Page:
ECA and its partners urged to continue supporting Africa’s efforts to beat COVID-19


African Ministers of Finance, Planning and Economic Development have unanimously called on the Economic Commission for Africa (ECA) and its development partners to spearhead and support efforts that are important for Africa’s economic growth to rebound in the aftermath of the COVID-19 pandemic.
In a statement adopted at the end of the 53rd session of the Economic Commission for Africa’s Conference of African Ministers of Finance, Planning and Economic Development, the ministers commended the ECA and its partners for providing African countries with a platform to discuss several debt initiatives, such as the Group of 20 Debt Service Suspension Initiative (DSSI) and sovereign debt restructuring, to enhance member States’ access to finance to effectively respond to the pandemic.
The ECA has been advocating for the extension of the DSSI to the end of 2021 at least, to ensure countries have enough liquidity to respond and kick-start recovery by freeing up resources to pay for much-need vaccines and improve their buffers. The liquidity and sustainability facility (LSF) is another important vehicle the ECA and its partners have been working on to assist African countries increase liquidity. The think tank has been a leading advocate for a new issuance and re-allocation of Special Drawing Rights (SDRs) to low- and middle-income countries.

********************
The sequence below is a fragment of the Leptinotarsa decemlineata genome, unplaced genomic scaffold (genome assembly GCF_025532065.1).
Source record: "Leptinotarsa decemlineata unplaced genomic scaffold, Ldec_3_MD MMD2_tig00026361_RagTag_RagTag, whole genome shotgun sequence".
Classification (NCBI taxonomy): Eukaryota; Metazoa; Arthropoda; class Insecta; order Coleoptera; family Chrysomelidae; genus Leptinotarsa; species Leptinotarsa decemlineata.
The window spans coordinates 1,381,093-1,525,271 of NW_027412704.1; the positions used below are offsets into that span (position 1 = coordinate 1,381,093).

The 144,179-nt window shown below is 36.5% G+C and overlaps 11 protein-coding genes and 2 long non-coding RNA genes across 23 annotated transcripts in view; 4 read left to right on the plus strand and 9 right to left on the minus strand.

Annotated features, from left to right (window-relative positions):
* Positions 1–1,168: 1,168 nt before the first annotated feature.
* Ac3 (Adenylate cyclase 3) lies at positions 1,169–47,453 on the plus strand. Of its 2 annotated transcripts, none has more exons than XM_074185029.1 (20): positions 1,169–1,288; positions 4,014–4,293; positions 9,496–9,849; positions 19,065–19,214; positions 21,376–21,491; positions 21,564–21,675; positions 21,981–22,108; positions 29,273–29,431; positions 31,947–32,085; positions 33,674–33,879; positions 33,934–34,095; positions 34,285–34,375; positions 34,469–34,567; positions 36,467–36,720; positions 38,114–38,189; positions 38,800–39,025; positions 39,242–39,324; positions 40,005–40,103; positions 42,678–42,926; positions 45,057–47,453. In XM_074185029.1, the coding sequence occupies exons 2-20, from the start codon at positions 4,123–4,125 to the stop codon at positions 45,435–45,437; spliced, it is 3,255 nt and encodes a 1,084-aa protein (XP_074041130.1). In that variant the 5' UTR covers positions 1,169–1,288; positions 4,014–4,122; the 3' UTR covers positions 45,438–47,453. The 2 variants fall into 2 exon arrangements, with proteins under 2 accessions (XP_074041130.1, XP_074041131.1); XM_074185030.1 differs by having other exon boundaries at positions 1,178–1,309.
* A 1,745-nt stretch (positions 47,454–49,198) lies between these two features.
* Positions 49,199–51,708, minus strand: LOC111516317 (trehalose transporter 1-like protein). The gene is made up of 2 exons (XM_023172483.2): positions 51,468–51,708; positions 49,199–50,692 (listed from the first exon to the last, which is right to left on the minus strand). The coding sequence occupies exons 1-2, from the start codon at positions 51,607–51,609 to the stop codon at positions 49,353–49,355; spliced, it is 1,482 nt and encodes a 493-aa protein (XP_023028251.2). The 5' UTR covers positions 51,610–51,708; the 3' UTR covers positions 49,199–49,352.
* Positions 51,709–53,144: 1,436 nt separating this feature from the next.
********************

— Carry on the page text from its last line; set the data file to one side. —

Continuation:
“We express particular concern that the COVID-19 pandemic could heighten debt vulnerabilities of African least developed countries,” read the ministerial statement.
“Five of the six countries in debt distress are African least developed countries and two of the least developed countries have decided to seek debt restructuring under the common framework for debt treatments beyond the Debt Service Suspension Initiative of the Group of 20.”
“We underline the need to revisit the current system of support for the least developed countries in the lead-up to the Fifth United Nations Conference on the Least Developed Countries, in January 2022, with a view to ensuring that international support measures provide the levels of assistance necessary for the African least developed countries and Haiti to break down the structural barriers to advancement that they face and overcome their vulnerabilities.”
In the statement, the ministers recognized that, before the COVID-19 outbreak, Africa had made considerable progress towards social outcomes, with a reduction in poverty levels in most sub regions, but the pace of poverty reduction has been slow, with gross domestic product per capita growth of 0.5 per cent, lower than the previous two decades, and that this growth trajectory, which has currently been stalled or even reversed due to the pandemic, has not been inclusive, with low job creation.